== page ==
Why I'm Not Running
By: Rachel Marsden
Last week, I received an e-mail that made me wonder if I was being "Punk'd".
"I am wondering if you might consider becoming a candidate in Toronto Danforth for us," wrote Conservative Party organizer, Georganne Burke. "It would be a fun, high-profile campaign, with Jack Layton and Deborah Coyne as your opponents."
Hanging out with federal NDP leader Jack Layton and former prime minister Pierre Trudeau's "baby mama" for a couple of months sounds more like a bad reality TV show than a serious political opportunity. The experience would have been like a one-night stand: A quick, dirty, wild romp, zero satisfaction, and a really bad hangover.
I briefly considered the request, as evidenced by my official response to related media queries: Gut-busting laughter. And should I ever decide to get a full-frontal lobotomy, I would be happy to reconsider my position -- because that's precisely what it would take for a political columnist to run for public office under the leadership of someone (Stephen Harper) they've accused of lacking any sort of political vision or ability to dress himself, flip-flopping on issues critical to conservatives, and possessing "the charisma of a mortician."
Any credible pundit would make a horrible candidate, as it appears the party has finally realized. As the National Post reported, the Conservatives now consider me to be "too high-profile".
What a crock -- political parties recruit big-name candidates all the time. The difference is that while those other "high-profile" types would no doubt repeat the party's daily talking points like good little automatons, I would take the memos from headquarters, cut them up into snowflakes, hang them on my Christmas tree, and then go out and say whatever the heck I felt like saying. And script deviations make great "high-profile" copy.
There's no room for speaking one's mind in our Canadian system. If your leader doesn't have a vision, then tough luck -- you had sure better not be coming up with one, either.
Canada's ambassador to the U.S., Frank McKenna, drove this point home when he called the American political system "dysfunctional" because U.S. politicians have a pesky habit of speaking up, rather than toeing the party line to suit the leader like they do here in Canada. Canadian politicians are more whipped than Brad Pitt since he hooked up with Angelina Jolie.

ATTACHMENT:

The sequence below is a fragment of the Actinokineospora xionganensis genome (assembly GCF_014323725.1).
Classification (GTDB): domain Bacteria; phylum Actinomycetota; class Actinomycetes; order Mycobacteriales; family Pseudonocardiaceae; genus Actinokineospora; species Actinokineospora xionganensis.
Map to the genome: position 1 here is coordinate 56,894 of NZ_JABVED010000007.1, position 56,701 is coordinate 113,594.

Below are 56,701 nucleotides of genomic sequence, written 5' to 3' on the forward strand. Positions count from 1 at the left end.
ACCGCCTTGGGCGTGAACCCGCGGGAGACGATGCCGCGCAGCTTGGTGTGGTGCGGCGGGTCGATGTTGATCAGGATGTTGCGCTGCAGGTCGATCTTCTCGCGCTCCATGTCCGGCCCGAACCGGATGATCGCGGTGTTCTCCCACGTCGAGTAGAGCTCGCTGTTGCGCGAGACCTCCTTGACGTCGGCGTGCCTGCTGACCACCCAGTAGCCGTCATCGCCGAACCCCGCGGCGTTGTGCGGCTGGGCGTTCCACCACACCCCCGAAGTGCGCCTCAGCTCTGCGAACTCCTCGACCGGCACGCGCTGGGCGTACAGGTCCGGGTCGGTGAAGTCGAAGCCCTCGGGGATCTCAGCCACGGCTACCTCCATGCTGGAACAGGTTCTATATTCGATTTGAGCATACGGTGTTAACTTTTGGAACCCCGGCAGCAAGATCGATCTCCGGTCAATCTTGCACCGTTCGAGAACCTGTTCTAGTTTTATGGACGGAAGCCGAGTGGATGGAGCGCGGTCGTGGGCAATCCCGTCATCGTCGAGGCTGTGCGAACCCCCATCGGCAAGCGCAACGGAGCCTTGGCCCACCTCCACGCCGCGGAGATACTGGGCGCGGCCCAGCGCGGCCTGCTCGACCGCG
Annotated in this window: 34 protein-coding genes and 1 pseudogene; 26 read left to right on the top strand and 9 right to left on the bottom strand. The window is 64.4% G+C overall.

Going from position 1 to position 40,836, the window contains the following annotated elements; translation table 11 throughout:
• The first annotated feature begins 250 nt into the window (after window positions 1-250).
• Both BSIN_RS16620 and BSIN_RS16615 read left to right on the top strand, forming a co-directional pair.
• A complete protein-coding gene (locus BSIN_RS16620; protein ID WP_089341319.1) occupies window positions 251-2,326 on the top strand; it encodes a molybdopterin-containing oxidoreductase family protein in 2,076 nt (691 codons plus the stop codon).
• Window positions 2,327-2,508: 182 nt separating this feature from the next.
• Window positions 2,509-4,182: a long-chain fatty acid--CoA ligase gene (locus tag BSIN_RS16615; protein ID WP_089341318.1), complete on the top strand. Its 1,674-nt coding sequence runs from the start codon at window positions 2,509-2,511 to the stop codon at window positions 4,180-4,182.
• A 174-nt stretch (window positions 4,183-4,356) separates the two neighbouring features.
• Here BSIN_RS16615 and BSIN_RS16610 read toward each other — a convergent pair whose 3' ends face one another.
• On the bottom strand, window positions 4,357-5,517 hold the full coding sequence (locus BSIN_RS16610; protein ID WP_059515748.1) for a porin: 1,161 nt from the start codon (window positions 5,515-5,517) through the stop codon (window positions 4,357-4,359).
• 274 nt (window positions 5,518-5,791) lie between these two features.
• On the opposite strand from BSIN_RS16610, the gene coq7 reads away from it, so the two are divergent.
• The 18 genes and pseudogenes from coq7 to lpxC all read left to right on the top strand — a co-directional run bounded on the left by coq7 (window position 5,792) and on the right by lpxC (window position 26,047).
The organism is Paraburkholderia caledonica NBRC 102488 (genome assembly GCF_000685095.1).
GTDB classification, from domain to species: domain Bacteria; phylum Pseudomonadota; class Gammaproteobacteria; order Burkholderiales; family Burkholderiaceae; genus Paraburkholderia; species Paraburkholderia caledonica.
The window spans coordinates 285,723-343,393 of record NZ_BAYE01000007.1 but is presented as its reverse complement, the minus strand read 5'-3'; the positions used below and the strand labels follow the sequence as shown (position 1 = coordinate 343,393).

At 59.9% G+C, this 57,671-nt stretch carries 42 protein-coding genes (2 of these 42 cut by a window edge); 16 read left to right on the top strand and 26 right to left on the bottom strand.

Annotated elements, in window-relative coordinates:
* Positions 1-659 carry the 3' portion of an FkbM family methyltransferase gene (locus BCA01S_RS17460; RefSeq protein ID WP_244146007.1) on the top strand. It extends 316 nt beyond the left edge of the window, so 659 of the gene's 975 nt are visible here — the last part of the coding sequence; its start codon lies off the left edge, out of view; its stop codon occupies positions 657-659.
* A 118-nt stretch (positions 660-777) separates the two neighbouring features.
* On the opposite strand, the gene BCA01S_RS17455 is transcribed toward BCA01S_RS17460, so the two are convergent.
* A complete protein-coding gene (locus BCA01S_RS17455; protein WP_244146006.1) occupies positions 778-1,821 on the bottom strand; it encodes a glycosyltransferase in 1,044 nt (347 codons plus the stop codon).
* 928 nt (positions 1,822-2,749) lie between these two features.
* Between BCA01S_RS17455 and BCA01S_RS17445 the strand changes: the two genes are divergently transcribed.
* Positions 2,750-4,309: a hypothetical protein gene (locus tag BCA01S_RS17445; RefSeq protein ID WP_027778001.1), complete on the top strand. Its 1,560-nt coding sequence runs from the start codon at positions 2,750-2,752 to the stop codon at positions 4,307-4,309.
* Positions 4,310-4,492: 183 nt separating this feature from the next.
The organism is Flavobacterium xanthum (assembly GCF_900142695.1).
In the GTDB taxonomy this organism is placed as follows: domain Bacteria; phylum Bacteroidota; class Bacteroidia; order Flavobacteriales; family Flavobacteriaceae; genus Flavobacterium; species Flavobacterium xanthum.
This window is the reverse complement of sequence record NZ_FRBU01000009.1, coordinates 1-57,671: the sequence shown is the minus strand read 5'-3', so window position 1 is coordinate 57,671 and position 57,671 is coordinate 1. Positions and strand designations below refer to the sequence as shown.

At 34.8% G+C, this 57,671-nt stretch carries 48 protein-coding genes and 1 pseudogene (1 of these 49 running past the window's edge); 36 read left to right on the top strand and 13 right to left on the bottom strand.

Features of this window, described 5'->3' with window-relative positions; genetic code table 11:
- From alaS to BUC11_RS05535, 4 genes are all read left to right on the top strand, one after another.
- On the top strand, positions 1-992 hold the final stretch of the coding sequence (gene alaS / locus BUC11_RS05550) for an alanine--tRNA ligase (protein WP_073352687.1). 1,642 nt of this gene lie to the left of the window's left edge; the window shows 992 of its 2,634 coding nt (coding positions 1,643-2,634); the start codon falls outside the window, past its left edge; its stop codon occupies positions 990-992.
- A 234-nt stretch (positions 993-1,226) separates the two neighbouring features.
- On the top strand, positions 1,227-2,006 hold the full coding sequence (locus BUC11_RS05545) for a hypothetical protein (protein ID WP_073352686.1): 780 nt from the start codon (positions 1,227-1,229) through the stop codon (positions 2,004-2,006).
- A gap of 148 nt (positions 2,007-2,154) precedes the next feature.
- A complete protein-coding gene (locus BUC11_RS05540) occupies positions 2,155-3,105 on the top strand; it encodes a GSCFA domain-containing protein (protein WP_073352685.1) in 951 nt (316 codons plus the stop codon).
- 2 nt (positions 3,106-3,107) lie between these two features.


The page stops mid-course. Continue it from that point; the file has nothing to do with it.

Political columnists with any credibility couldn't follow talking points if their lives depended on it. We're generally big-mouthed, creative types with strong opinions and a clear vision of where we think things ought to be going -- unlike our politicians.
American commentators like Rush Limbaugh and Bill O'Reilly have been far more influential in shaping the political landscape from outside the system than any one politician could ever hope to be on the inside. What our country desperately needs if it's ever going to change political direction is more Rush Limbaughs and fewer political sycophants.
Should one of us blowhards end up getting elected, you can bet that we'd be duct-taped to a backbench with a large sock stuffed in our mouth for the duration of the parliamentary session.
Political commentators should be loathed by members from all parties -- because absurdity and stupidity aren't the exclusive domain of any one of them. A good pundit is like a reflective storefront window that politicians like to blame for making them look fat, instead of their cheeseburger habit.
So I'll be spending this election campaign doing what I enjoy most: Lampooning political idiocy right here on these pages. And, as usual, no one will be immune.
PUBLISHED: TORONTO SUN (December 2/05)
COPYRIGHT 2005 RACHEL MARSDEN